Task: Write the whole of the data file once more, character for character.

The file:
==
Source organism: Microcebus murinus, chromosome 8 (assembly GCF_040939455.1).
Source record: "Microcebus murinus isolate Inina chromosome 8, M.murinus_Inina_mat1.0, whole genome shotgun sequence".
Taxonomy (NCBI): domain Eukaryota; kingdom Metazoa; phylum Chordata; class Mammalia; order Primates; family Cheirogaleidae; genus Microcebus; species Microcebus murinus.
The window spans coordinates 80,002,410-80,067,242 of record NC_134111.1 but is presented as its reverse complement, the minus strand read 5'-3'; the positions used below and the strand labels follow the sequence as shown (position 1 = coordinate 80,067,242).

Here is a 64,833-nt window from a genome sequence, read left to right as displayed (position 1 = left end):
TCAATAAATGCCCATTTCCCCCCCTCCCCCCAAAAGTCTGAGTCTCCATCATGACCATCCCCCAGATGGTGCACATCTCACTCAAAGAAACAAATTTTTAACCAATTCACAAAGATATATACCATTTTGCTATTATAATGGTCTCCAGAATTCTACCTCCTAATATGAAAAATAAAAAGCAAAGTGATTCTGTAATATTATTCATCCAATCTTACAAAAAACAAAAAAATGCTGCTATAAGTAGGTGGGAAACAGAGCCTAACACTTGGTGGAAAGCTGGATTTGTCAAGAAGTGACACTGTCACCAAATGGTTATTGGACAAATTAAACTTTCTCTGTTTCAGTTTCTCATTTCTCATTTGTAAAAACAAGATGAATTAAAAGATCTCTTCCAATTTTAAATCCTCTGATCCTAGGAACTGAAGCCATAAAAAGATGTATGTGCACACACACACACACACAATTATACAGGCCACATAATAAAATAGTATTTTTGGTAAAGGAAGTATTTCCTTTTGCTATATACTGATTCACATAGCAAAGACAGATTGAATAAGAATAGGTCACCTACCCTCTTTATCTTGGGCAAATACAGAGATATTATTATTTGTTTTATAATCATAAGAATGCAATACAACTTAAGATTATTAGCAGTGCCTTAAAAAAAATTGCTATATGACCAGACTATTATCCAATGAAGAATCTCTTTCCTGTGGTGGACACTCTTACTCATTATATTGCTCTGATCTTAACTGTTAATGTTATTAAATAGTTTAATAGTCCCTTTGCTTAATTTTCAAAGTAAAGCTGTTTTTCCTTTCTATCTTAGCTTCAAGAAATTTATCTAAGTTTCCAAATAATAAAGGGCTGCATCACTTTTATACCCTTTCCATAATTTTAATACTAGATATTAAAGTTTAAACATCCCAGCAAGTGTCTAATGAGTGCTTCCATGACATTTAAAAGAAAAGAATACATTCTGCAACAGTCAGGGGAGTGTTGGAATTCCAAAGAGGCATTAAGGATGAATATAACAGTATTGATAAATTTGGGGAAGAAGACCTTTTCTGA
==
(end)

Source organism: Microcebus murinus, chromosome 8 (assembly GCF_040939455.1).
Source record: "Microcebus murinus isolate Inina chromosome 8, M.murinus_Inina_mat1.0, whole genome shotgun sequence".
Taxonomy (NCBI): domain Eukaryota; kingdom Metazoa; phylum Chordata; class Mammalia; order Primates; family Cheirogaleidae; genus Microcebus; species Microcebus murinus.
The window spans coordinates 80,002,410-80,067,242 of record NC_134111.1 but is presented as its reverse complement, the minus strand read 5'-3'; the positions used below and the strand labels follow the sequence as shown (position 1 = coordinate 80,067,242).

Here is a 64,833-nt window from a genome sequence, read left to right as displayed (position 1 = left end):
TCAATAAATGCCCATTTCCCCCCCTCCCCCCAAAAGTCTGAGTCTCCATCATGACCATCCCCCAGATGGTGCACATCTCACTCAAAGAAACAAATTTTTAACCAATTCACAAAGATATATACCATTTTGCTATTATAATGGTCTCCAGAATTCTACCTCCTAATATGAAAAATAAAAAGCAAAGTGATTCTGTAATATTATTCATCCAATCTTACAAAAAACAAAAAAATGCTGCTATAAGTAGGTGGGAAACAGAGCCTAACACTTGGTGGAAAGCTGGATTTGTCAAGAAGTGACACTGTCACCAAATGGTTATTGGACAAATTAAACTTTCTCTGTTTCAGTTTCTCATTTCTCATTTGTAAAAACAAGATGAATTAAAAGATCTCTTCCAATTTTAAATCCTCTGATCCTAGGAACTGAAGCCATAAAAAGATGTATGTGCACACACACACACACACAATTATACAGGCCACATAATAAAATAGTATTTTTGGTAAAGGAAGTATTTCCTTTTGCTATATACTGATTCACATAGCAAAGACAGATTGAATAAGAATAGGTCACCTACCCTCTTTATCTTGGGCAAATACAGAGATATTATTATTTGTTTTATAATCATAAGAATGCAATACAACTTAAGATTATTAGCAGTGCCTTAAAAAAAATTGCTATATGACCAGACTATTATCCAATGAAGAATCTCTTTCCTGTGGTGGACACTCTTACTCATTATATTGCTCTGATCTTAACTGTTAATGTTATTAAATAGTTTAATAGTCCCTTTGCTTAATTTTCAAAGTAAAGCTGTTTTTCCTTTCTATCTTAGCTTCAAGAAATTTATCTAAGTTTCCAAATAATAAAGGGCTGCATCACTTTTATACCCTTTCCATAATTTTAATACTAGATATTAAAGTTTAAACATCCCAGCAAGTGTCTAATGAGTGCTTCCATGACATTTAAAAGAAAAGAATACATTCTGCAACAGTCAGGGGAGTGTTGGAATTCCAAAGAGGCATTAAGGATGAATATAACAGTATTGATAAATTTGGGGAAGAAGACCTTTTCTGA